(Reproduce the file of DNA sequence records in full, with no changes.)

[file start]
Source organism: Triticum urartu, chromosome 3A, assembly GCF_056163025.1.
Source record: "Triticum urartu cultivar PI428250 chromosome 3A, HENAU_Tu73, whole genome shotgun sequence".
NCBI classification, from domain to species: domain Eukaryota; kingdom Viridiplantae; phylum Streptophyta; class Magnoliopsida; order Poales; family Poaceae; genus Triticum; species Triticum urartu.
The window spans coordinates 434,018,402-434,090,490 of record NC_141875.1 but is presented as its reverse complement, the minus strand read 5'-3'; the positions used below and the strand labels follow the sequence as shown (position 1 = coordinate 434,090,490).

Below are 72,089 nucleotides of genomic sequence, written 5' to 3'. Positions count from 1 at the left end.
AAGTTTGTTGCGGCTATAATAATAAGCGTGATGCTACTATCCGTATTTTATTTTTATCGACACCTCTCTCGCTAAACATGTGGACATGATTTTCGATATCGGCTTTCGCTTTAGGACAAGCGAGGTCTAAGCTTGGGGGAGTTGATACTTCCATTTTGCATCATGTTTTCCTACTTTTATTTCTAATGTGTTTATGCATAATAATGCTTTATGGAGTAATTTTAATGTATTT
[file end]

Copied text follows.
Source organism: Triticum urartu, chromosome 3A, assembly GCF_056163025.1.
Source record: "Triticum urartu cultivar PI428250 chromosome 3A, HENAU_Tu73, whole genome shotgun sequence".
NCBI classification, from domain to species: domain Eukaryota; kingdom Viridiplantae; phylum Streptophyta; class Magnoliopsida; order Poales; family Poaceae; genus Triticum; species Triticum urartu.
The window spans coordinates 434,018,402-434,090,490 of record NC_141875.1 but is presented as its reverse complement, the minus strand read 5'-3'; the positions used below and the strand labels follow the sequence as shown (position 1 = coordinate 434,090,490).

Below are 72,089 nucleotides of genomic sequence, written 5' to 3'. Positions count from 1 at the left end.
AAGTTTGTTGCGGCTATAATAATAAGCGTGATGCTACTATCCGTATTTTATTTTTATCGACACCTCTCTCGCTAAACATGTGGACATGATTTTCGATATCGGCTTTCGCTTTAGGACAAGCGAGGTCTAAGCTTGGGGGAGTTGATACTTCCATTTTGCATCATGTTTTCCTACTTTTATTTCTAATGTGTTTATGCATAATAATGCTTTATGGAGTAATTTTAATGTATTT